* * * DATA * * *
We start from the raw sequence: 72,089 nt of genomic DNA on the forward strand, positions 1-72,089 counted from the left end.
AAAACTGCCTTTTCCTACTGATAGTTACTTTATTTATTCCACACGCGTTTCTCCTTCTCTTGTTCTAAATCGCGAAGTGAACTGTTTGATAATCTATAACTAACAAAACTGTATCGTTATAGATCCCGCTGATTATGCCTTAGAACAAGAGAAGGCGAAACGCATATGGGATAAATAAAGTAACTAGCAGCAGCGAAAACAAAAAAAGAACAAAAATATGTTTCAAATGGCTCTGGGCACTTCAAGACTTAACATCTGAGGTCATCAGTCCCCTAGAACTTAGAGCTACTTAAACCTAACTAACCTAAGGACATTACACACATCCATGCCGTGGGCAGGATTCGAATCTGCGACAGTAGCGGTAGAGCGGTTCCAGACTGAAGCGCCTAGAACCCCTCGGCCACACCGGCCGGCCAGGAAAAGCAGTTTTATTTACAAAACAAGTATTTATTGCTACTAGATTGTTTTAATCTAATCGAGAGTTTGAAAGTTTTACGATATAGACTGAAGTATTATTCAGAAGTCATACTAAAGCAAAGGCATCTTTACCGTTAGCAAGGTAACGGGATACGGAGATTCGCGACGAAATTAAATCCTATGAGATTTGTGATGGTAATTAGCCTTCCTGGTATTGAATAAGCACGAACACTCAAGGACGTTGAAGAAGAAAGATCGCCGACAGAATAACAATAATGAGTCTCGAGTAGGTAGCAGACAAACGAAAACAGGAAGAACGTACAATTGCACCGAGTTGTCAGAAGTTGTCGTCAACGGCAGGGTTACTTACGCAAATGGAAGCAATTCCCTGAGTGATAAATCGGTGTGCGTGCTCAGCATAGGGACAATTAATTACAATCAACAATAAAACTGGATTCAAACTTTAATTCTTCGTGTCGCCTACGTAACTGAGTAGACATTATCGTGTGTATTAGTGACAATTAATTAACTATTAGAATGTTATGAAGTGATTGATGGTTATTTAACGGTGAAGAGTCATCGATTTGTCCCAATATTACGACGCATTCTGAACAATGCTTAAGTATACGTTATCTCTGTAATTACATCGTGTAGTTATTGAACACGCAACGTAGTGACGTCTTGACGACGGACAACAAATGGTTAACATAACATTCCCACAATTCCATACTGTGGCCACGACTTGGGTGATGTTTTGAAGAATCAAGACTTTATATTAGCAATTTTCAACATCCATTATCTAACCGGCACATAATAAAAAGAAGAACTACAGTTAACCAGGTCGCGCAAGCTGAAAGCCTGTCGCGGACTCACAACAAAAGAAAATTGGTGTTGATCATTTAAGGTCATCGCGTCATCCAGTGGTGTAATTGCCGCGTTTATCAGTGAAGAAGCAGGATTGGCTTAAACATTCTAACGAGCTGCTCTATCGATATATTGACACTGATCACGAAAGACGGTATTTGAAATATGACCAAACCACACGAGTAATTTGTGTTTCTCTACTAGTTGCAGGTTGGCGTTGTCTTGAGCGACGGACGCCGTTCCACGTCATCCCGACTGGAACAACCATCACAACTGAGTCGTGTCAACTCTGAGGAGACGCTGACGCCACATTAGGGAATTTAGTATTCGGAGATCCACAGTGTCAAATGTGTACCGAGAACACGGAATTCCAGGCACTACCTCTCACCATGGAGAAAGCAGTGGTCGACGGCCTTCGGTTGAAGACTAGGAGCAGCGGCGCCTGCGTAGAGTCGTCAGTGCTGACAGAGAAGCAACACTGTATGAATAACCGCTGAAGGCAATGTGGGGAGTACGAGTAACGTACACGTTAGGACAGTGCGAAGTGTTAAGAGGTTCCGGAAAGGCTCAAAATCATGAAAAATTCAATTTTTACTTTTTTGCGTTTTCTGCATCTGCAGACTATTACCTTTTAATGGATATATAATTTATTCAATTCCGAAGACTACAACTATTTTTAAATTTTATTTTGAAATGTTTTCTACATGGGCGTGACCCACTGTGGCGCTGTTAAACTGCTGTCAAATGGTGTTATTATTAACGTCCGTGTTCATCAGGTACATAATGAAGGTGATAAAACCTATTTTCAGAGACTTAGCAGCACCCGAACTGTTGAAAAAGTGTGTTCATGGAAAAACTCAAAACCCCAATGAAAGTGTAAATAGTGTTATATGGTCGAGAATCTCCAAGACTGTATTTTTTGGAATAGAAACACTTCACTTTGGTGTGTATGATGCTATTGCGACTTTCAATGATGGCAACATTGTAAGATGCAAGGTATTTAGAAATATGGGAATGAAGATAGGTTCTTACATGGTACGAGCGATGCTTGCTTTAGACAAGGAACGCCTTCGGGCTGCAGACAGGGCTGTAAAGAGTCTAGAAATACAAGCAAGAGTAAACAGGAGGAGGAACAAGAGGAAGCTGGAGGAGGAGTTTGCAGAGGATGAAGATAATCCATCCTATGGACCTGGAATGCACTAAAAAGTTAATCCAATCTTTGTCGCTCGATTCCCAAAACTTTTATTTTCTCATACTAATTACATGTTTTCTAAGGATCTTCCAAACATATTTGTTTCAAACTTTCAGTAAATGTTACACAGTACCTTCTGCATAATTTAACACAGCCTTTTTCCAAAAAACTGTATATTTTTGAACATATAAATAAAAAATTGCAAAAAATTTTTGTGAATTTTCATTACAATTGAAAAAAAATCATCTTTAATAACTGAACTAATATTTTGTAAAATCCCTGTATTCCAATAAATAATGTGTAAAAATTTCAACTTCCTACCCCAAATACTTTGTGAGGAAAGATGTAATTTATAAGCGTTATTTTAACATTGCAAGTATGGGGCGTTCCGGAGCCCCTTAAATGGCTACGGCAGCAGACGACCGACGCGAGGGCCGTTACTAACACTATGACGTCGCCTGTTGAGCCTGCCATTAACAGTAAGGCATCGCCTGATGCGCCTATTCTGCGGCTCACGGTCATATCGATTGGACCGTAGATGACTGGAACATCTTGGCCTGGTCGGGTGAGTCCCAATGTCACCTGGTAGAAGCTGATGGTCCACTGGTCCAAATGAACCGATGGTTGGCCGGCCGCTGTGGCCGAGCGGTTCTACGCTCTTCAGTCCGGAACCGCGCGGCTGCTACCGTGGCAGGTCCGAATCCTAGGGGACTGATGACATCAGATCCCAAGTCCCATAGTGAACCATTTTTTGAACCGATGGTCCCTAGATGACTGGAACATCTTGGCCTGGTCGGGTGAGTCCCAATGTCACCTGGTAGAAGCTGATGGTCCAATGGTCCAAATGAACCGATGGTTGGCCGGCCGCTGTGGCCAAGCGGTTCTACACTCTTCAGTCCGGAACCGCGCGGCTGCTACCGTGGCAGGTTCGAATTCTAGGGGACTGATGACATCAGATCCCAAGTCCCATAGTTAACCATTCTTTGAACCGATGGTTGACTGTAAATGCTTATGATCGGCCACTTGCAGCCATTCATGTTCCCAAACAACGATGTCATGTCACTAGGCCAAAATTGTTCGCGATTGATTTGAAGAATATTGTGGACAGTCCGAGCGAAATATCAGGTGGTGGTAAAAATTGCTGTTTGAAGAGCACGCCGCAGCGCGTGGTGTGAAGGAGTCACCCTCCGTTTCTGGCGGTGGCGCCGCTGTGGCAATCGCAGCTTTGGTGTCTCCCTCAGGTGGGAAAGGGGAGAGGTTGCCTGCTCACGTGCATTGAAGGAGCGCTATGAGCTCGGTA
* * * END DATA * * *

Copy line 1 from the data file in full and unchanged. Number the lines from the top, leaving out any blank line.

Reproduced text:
We start from the raw sequence: 72,089 nt of genomic DNA on the forward strand, positions 1-72,089 counted from the left end.